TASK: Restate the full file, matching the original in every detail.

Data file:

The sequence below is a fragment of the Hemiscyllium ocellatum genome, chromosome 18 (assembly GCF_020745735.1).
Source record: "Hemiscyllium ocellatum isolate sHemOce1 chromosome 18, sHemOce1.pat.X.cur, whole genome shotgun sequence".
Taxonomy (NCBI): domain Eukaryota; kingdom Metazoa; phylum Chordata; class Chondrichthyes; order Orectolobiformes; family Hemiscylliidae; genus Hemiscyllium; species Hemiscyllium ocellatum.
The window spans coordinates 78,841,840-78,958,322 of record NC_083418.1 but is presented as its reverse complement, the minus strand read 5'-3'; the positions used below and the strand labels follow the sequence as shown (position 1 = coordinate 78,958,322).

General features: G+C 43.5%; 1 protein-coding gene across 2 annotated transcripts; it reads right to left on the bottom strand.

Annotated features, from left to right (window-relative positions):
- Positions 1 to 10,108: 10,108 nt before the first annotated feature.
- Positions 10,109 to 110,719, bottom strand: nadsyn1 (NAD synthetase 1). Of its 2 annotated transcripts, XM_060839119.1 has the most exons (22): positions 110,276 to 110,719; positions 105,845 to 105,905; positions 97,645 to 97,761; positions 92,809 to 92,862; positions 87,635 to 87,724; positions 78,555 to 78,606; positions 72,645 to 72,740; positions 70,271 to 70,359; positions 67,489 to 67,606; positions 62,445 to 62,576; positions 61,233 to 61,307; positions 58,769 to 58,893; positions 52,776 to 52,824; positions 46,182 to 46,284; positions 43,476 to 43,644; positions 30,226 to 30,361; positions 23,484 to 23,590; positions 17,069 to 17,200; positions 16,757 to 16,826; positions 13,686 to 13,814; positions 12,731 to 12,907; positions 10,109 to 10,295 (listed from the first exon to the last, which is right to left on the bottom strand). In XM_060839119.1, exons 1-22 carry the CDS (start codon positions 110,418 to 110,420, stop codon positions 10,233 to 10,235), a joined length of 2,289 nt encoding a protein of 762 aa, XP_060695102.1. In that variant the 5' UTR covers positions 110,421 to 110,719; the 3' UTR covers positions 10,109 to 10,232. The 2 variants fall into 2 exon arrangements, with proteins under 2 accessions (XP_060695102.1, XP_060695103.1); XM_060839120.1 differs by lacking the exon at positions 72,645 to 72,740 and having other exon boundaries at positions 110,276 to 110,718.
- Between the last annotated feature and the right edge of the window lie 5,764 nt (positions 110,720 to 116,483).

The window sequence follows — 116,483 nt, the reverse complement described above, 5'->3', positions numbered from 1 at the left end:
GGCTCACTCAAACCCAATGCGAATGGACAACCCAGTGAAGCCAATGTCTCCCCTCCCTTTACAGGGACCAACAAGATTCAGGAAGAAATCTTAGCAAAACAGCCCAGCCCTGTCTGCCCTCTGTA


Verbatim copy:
The sequence below is a fragment of the Hemiscyllium ocellatum genome, chromosome 18 (assembly GCF_020745735.1).
Source record: "Hemiscyllium ocellatum isolate sHemOce1 chromosome 18, sHemOce1.pat.X.cur, whole genome shotgun sequence".
Taxonomy (NCBI): domain Eukaryota; kingdom Metazoa; phylum Chordata; class Chondrichthyes; order Orectolobiformes; family Hemiscylliidae; genus Hemiscyllium; species Hemiscyllium ocellatum.
The window spans coordinates 78,841,840-78,958,322 of record NC_083418.1 but is presented as its reverse complement, the minus strand read 5'-3'; the positions used below and the strand labels follow the sequence as shown (position 1 = coordinate 78,958,322).

General features: G+C 43.5%; 1 protein-coding gene across 2 annotated transcripts; it reads right to left on the bottom strand.

Annotated features, from left to right (window-relative positions):
- Positions 1 to 10,108: 10,108 nt before the first annotated feature.
- Positions 10,109 to 110,719, bottom strand: nadsyn1 (NAD synthetase 1). Of its 2 annotated transcripts, XM_060839119.1 has the most exons (22): positions 110,276 to 110,719; positions 105,845 to 105,905; positions 97,645 to 97,761; positions 92,809 to 92,862; positions 87,635 to 87,724; positions 78,555 to 78,606; positions 72,645 to 72,740; positions 70,271 to 70,359; positions 67,489 to 67,606; positions 62,445 to 62,576; positions 61,233 to 61,307; positions 58,769 to 58,893; positions 52,776 to 52,824; positions 46,182 to 46,284; positions 43,476 to 43,644; positions 30,226 to 30,361; positions 23,484 to 23,590; positions 17,069 to 17,200; positions 16,757 to 16,826; positions 13,686 to 13,814; positions 12,731 to 12,907; positions 10,109 to 10,295 (listed from the first exon to the last, which is right to left on the bottom strand). In XM_060839119.1, exons 1-22 carry the CDS (start codon positions 110,418 to 110,420, stop codon positions 10,233 to 10,235), a joined length of 2,289 nt encoding a protein of 762 aa, XP_060695102.1. In that variant the 5' UTR covers positions 110,421 to 110,719; the 3' UTR covers positions 10,109 to 10,232. The 2 variants fall into 2 exon arrangements, with proteins under 2 accessions (XP_060695102.1, XP_060695103.1); XM_060839120.1 differs by lacking the exon at positions 72,645 to 72,740 and having other exon boundaries at positions 110,276 to 110,718.
- Between the last annotated feature and the right edge of the window lie 5,764 nt (positions 110,720 to 116,483).

The window sequence follows — 116,483 nt, the reverse complement described above, 5'->3', positions numbered from 1 at the left end:
GGCTCACTCAAACCCAATGCGAATGGACAACCCAGTGAAGCCAATGTCTCCCCTCCCTTTACAGGGACCAACAAGATTCAGGAAGAAATCTTAGCAAAACAGCCCAGCCCTGTCTGCCCTCTGTA